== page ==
US2137238A - Method for making imitation tile - Google Patents

Method for making imitation tile Download PDF

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Publication number
US2137238A
US2137238A US674133A US67413333A US2137238A US 2137238 A US2137238 A US 2137238A US 674133 A US674133 A US 674133A US 67413333 A US67413333 A US 67413333A US 2137238 A US2137238 A US 2137238A
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United States
Prior art keywords
tile
sheet
wall
surface
areas
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Expired - Lifetime
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US674133A
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Samuel B Collins
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Samuel B Collins
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    • BPERFORMING OPERATIONS; TRANSPORTING
    • B44DECORATIVE ARTS
    • B44FSPECIAL DESIGNS OR PICTURES
    • B44F11/00Designs imitating artistic work
    • B44F11/04Imitation of mosaic or tarsia-work patterns
    • YGENERAL TAGGING OF NEW TECHNOLOGICAL DEVELOPMENTS; GENERAL TAGGING OF CROSS-SECTIONAL TECHNOLOGIES SPANNING OVER SEVERAL SECTIONS OF THE IPC; TECHNICAL SUBJECTS COVERED BY FORMER USPC CROSS-REFERENCE ART COLLECTIONS [XRACs] AND DIGESTS
    • Y10TECHNICAL SUBJECTS COVERED BY FORMER USPC
    • Y10TTECHNICAL SUBJECTS COVERED BY FORMER US CLASSIFICATION
    • Y10T156/00Adhesive bonding and miscellaneous chemical manufacture
    • Y10T156/10Methods of surface bonding and/or assembly therefor
    • Y10T156/1002Methods of surface bonding and/or assembly therefor with permanent bending or reshaping or surface deformation of self sustaining lamina
    • Y10T156/1039Surface deformation only of sandwich or lamina [e.g., embossed panels]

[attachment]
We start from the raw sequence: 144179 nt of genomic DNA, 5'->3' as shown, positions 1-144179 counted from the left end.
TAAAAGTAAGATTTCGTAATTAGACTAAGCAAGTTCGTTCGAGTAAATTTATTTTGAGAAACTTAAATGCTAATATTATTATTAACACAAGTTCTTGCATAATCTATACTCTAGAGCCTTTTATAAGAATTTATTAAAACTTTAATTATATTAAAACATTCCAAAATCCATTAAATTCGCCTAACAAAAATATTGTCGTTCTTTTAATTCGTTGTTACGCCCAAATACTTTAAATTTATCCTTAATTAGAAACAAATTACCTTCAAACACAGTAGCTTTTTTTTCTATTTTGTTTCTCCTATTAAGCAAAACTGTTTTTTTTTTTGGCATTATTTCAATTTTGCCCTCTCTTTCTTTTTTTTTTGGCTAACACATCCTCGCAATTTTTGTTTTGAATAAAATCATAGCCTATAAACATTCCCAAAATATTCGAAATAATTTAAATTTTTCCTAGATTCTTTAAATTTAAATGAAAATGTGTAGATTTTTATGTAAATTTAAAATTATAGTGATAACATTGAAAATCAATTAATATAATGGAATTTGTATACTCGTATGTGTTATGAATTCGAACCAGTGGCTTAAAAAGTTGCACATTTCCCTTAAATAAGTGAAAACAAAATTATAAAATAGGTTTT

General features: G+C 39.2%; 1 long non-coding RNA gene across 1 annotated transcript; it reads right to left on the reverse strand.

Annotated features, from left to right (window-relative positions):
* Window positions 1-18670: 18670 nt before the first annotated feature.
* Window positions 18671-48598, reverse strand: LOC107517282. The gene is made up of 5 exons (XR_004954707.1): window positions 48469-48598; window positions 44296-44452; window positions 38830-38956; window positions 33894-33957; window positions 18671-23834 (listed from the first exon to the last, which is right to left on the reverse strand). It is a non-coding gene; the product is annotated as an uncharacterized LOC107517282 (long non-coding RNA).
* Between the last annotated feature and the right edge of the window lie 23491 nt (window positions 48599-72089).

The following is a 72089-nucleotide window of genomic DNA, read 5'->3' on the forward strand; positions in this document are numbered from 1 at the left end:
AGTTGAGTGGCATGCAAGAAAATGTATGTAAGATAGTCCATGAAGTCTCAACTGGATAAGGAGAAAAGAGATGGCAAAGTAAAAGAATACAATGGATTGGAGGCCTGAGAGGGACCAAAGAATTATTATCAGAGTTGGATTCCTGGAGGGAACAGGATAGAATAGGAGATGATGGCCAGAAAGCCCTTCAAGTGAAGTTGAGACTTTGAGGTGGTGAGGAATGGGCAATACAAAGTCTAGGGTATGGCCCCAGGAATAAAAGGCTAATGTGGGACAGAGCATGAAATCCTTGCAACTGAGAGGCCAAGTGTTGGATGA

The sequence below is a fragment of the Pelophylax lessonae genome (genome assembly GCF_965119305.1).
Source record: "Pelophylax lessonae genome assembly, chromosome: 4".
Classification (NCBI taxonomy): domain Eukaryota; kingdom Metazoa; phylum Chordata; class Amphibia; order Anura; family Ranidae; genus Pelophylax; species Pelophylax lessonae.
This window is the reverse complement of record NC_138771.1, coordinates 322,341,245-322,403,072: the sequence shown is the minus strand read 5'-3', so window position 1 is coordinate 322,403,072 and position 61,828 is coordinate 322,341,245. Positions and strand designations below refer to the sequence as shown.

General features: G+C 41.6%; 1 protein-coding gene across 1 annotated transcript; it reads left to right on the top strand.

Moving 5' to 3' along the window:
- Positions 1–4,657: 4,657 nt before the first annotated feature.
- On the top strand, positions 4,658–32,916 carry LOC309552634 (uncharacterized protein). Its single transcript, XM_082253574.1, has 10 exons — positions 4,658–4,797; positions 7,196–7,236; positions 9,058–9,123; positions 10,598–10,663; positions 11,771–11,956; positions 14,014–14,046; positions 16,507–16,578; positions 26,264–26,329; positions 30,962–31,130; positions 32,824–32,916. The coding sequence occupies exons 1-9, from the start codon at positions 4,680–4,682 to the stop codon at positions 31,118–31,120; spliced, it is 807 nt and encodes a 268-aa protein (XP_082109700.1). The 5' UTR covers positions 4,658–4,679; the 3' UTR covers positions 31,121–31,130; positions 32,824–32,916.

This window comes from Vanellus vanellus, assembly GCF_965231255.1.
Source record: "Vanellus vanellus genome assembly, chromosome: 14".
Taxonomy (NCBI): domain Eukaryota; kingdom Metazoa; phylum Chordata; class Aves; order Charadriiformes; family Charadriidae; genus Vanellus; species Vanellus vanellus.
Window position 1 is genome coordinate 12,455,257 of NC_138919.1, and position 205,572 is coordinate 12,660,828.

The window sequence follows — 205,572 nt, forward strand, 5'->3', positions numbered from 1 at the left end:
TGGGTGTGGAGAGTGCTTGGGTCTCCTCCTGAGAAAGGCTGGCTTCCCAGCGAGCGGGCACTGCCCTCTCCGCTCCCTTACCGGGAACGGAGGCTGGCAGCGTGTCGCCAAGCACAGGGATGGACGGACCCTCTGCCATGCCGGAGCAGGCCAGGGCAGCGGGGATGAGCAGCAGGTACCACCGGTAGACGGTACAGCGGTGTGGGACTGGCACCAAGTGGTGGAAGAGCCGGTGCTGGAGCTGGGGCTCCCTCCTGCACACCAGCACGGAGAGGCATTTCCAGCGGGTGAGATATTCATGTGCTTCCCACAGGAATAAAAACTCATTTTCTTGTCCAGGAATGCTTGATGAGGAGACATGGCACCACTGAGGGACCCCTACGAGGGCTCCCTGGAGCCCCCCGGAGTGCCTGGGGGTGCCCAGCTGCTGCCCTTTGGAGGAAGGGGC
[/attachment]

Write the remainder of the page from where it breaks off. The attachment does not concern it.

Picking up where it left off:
• YGENERAL TAGGING OF NEW TECHNOLOGICAL DEVELOPMENTS; GENERAL TAGGING OF CROSS-SECTIONAL TECHNOLOGIES SPANNING OVER SEVERAL SECTIONS OF THE IPC; TECHNICAL SUBJECTS COVERED BY FORMER USPC CROSS-REFERENCE ART COLLECTIONS [XRACs] AND DIGESTS
    • Y10TECHNICAL SUBJECTS COVERED BY FORMER USPC
    • Y10TTECHNICAL SUBJECTS COVERED BY FORMER US CLASSIFICATION
    • Y10T156/00Adhesive bonding and miscellaneous chemical manufacture
    • Y10T156/10Methods of surface bonding and/or assembly therefor
    • Y10T156/1002Methods of surface bonding and/or assembly therefor with permanent bending or reshaping or surface deformation of self sustaining lamina
    • Y10T156/1039Surface deformation only of sandwich or lamina [e.g., embossed panels]
    • Y10T156/1041Subsequent to lamination

Description

Nov. 22, 193s. s. B, COLLINS. 2,137,238 I V METHODv Fon MAKING IMITATION TILE v Fi`1ed June s, 1933 s sheets-sheet 1 2 H62. 2, zo'

INVEN-roR" Mnl/5L B. coul/vs Nov. 22,1938. s. B. COLLINS Y 2,137,238

METHOD FOR MAKING IMITATION TILE v FiledvJune 3, 1933 5 Sheets-Sheet 2 Nov. 22, 193s. s. B. AQQLLINS 2,137,238

METHOD FOR MAKING IMITATION TILE y Filed June 3, 1933 .3 Sheets-Shes*l 3 j INVENTOR MMI/EL B. COLLI/KS ATTORNEY Patented Nov. 22, 1938 i UNITED STATI-:s

APATENT 4OFFICE METHOD Fon. Mama mn'rATloN TILE Samuel B. Collins, Bayonne, N. J. Application June 3, 1933, serial No. 674,133

3 Claims.

This invention relates to a wall covering inv imitation of tile.

One object of the present invention is a reduction in the cost of such wall covering. To 6 this end, the wall covering is made in sheets, in simulation of one or more tiles, which sheets are adapted to be applied to the surface of a wall by means of an adhesive. Preferably, such sheets are of a fibrous material, in whole or in part.